Vanderbilt will continue to make noise in the SEC with this wide receiver tandem.
Donte Moncrief and Vince Sanders took their game to another level in their sophomore year and largely contributed in Mississippi's surprising 7-6 season.
Moncrief led the way with 66 receptions for 979 yards and 10 touchdowns. He established himself as one of the nation's most explosive receivers, picking up 25 or more yards on 11 receptions and finishing three games with more than 140 receiving yards. He's a real treat to watch.
Sanders finished third on the team with 39 receptions, but he was second with his 504 receiving yards and four touchdowns. He picked up a first down 23 times and caught at least five passes in five games.
The Rebels are an exciting young team because of these two players.
Oklahoma State had the seventh-best passing game in the nation last year, averaging 331 yards a game. Blame the spread offense, blame the lack of defense in the Big 12, but the Cowboys have a pair of explosive receivers who can get the job done on Saturdays.
Josh Stewart proved to be one of the nation's best receivers, hauling in 101 passes for 1,210 yards and seven touchdowns. He averaged nearly eight catches a game and finished four contests with double-digit receptions.
Tracy Moore only played three games before suffering an ankle injury, but what he accomplished in such a short amount of time makes him special. Moore caught 20 passes for 259 and four touchdowns. He was Oklahoma State's best receiver before getting injured.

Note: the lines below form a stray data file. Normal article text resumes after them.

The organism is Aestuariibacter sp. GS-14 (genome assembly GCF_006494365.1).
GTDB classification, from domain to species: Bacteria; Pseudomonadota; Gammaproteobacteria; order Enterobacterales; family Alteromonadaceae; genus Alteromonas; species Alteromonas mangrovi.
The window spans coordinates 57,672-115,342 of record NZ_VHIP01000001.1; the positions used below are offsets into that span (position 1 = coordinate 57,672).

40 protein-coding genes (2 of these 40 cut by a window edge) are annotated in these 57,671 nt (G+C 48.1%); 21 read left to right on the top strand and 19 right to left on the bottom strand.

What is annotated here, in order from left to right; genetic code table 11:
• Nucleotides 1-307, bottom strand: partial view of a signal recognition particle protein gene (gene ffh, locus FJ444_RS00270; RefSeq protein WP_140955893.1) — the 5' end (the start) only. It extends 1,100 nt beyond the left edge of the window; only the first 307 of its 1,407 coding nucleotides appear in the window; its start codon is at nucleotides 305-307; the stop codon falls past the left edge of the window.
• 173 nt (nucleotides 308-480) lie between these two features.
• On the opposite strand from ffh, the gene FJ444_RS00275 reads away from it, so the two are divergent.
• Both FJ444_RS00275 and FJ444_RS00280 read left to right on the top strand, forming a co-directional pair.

The Cowboys will remain one of the best offensive teams in college football.
Because of its star running backs and a Heisman candidate at quarterback, Georgia's wide-receiver tandem of Malcolm Mitchell and Michael Bennett tends to get overlooked.
Mitchell is one of the fastest receivers in the country, and he is no longer playing in Tavarres King's shadow. Last season, Mitchell caught 40 passes for 572 yards and four touchdowns. Keep in mind that he spent the first two games playing cornerback on defense. He is poised to have the best season of his career.
Before tearing his ACL, Bennett caught 24 passes for 345 yards and four touchdowns in five games. He has rehabbed and is ready to return, according to David Paschall of the Chattanooga Times Free Press.
The rest of the SEC has a problem on its hands if Bennett can return to form. And assuming that's the case, Georgia has one of the best wide-receiver duos in college football.
Another SEC team?
It's tough to argue against Amari Cooper being one of the best receivers in college football. He consistently beat defenses over the top last season, catching 59 passes for 1,000 yards and 11 touchdowns. The scary part is that he was only a freshman and still new to the playbook. He could be even more effective as a sophomore.
Alabama has several other potential big-play receivers, but Chris Black is the best No. 2 option. He was expected to contribute last season, but a shoulder injury sidelined him and forced him to redshirt. Still, he has the speed, elusiveness and explosive ability to become a scary player alongside Cooper.
If you thought Alabama couldn't get any better, just watch.
What a surprise!
Uh, not really.
Marqise Lee is the best college wide receiver since Julio Jones and will be a first-round NFL draft pick once he decides to leave school. He's been simply unstoppable since he set foot on USC's campus, and he caught 118 passes for 1,721 yards and 14 touchdowns last season. If a receiver is going to win the Heisman for the first time since 1991, Lee would have the best chance.
Nelson Agholor is now the No. 2 receiver for the Trojans. Although he was often overshadowed by Robert Woods, he still caught 19 passes for 340 yards and two touchdowns last season. He averaged 18 yards a catch and had four receptions that produced 25 or more yards.
Lee is a one-man wrecking crew, and Agholor would be the best receiver on almost any other team. Together?
It's going to be a long season for Pac-12 defenses.